Waiting for replies to local searches still appears to be one of the most frequent causes of hold-ups when buying a home, according to many Conveyancing Solicitors. Why this should continue to be the case is something of a puzzle – some local councils just don’t appear to realise the need to provide a quicker service for homebuyers.
Anyone buying a property is advised to have a local search carried out. If a buyer is getting a mortgage, then a search will invariably be required by the lender, so Conveyancing Solicitors are obliged to do searches in most cases.
The problem for buyers’ Solicitors is that they have no control over how long searches will take. They have to be sent to the council for the area in which the property is located, and although the searches are in a standard form, each council has its own methods of dealing with applications. Some – often the ones with the highest charges! – are very slow at returning replies, causing delays to buyers and sellers alike.
It has to be said that many councils do provide an excellent service, and turn round applications within a few days. Many councils have computerised their search departments, and now accept and return searches electronically, avoiding postal delays. If some can do this, there seems to be no excuse for other councils not to provide the same level of service for homebuyers.
The government has put pressure on councils to provide a better service, but some continue to give this very low priority, despite that fact that the fees they charge should cover their costs.
A glimmer of hope as the Land Registry plans a central system
It is welcome news that the land registry is investigating the possibility of setting up a digitised central register of the information required on local searches. They are working with a number of councils to see if it will be possible to provide a system so that councils can transmit all the necessary information easily.
If this system can be implemented on a wide scale, the registry hopes that search information can then be obtained online, and at a standard fee.
The land registry’s initiative is to be welcomed – but even if it is possible to set up a viable system, it will take some years before it becomes available throughout the country.
Why searches are needed?
Buyers often query why these searches are needed. The fact is that the enquiries on the form cover a wide range of legal matters affecting properties about which the council is required to keep records. They include wide-ranging questions on such things as roads and planned highway schemes, planning and building regulation records, previous improvement grants, conservation areas and compulsory purchase orders.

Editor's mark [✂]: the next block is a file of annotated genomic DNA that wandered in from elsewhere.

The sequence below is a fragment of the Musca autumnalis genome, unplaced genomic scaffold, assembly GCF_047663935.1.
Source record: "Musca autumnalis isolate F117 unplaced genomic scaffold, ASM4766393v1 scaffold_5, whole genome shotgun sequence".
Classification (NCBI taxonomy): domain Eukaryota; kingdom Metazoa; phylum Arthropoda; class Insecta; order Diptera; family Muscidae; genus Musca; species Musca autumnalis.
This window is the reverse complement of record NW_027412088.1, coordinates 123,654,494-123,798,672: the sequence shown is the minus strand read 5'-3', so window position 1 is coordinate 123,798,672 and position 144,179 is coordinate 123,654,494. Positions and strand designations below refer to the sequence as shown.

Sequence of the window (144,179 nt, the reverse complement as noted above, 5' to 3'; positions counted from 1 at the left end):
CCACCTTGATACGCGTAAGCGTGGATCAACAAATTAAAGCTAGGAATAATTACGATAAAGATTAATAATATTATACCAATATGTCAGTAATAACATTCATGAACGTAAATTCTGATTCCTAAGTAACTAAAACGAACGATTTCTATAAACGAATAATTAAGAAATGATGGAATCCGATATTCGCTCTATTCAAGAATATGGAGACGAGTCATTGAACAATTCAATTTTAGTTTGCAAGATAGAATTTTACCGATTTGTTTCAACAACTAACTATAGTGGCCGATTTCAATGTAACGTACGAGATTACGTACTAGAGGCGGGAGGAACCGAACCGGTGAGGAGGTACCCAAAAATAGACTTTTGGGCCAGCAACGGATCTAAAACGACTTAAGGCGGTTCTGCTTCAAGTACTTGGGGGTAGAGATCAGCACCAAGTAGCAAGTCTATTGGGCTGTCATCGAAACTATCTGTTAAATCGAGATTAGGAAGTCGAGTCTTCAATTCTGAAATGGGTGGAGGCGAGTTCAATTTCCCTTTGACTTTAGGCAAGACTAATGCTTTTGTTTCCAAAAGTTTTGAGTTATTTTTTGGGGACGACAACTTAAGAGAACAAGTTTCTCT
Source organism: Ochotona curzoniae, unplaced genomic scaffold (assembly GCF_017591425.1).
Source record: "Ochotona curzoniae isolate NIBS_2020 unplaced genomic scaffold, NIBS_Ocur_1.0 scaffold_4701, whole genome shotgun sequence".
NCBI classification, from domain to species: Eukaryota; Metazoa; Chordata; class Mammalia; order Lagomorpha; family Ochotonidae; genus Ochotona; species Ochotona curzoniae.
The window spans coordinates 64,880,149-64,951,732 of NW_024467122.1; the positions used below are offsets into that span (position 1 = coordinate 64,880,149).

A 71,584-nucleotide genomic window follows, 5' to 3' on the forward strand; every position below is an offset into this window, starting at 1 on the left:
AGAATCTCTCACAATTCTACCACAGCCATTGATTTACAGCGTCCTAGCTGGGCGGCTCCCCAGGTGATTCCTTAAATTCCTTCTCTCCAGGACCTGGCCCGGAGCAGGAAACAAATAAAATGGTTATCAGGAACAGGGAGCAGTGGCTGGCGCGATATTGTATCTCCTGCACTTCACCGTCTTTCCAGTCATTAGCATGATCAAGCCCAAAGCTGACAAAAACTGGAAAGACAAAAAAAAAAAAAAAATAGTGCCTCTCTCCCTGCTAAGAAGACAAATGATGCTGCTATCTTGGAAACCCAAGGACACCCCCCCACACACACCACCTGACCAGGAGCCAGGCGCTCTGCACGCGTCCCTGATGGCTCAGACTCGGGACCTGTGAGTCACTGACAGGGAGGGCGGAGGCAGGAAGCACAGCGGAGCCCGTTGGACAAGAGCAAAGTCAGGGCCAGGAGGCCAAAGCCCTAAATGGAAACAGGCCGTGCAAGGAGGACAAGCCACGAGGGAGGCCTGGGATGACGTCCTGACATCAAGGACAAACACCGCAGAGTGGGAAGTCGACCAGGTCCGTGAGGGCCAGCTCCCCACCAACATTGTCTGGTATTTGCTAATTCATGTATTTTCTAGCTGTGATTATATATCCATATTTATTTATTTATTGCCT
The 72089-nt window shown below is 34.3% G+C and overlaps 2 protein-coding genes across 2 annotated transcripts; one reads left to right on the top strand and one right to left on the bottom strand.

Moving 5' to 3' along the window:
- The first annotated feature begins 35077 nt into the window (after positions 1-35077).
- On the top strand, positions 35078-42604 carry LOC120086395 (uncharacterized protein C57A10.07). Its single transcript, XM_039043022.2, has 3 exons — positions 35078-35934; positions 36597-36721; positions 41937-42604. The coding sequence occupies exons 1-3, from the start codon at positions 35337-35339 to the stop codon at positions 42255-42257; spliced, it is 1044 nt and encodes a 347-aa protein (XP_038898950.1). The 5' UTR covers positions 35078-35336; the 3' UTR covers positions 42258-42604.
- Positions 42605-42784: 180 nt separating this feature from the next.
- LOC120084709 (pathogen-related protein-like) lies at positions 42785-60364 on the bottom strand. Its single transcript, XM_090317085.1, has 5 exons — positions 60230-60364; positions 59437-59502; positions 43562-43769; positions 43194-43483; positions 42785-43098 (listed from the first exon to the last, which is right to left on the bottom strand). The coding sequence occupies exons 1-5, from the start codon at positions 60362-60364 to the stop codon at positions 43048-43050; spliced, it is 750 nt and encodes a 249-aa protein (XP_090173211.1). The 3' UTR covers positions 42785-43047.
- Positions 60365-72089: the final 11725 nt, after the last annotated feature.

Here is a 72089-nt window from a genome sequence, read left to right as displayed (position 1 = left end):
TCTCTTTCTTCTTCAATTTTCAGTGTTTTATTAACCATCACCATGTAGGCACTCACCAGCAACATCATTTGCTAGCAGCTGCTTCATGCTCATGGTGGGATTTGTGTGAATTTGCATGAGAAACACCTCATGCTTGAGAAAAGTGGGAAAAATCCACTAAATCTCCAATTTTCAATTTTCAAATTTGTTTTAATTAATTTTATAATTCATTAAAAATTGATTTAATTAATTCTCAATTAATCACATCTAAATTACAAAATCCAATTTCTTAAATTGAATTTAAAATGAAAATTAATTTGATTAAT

It is true that it is extremely rare for a search to show anything which would really stop a buyer going ahead – such as plans for a new motorway going slap through the middle of the house – but when this does happen the buyer is going to be grateful that they had the information before completing the purchase. So it is better to be safe than to be sorry!
Replies frequently mention things that buyers will wish to be aware of, even if they still go ahead with the purchase – for instance plans to introduce new parking restrictions in the road. They may also mention matters which may require further investigation, such as conditions contained in a planning consent. The buyer’s Conveyancing Solicitor will want a copy of the conditions, as they could affect the buyer if for example they restricted a further extension of the property.
Quicker ways of doing things, but only for cash buyers
There are quicker options to carrying out a traditional local search, but these may not be available to some buyers. Cash buyers can elect not to have any search done, but then they will run the risk that there could be something registered that seriously affects the property or reduces its value. To guard against this, buyers can arrange indemnity insurance, which usually costs much less than the search fees.
Another way of getting search results quickly is for the buyers’ Solicitors to arrange a personal search. This means that someone, usually a specialist search agent, will go to the council offices, inspect their records and make a note of the relevant information.
While this can be quicker than a traditional search, it often costs more. Councils often restrict the range of information which they will provide, so the search is less useful. Also many lenders do not accept these personal searches.
With Fridaysmove you can be sure of getting a Conveyancing Solicitor who will do everything possible to get search replies as quickly as possible, and get you moving fast.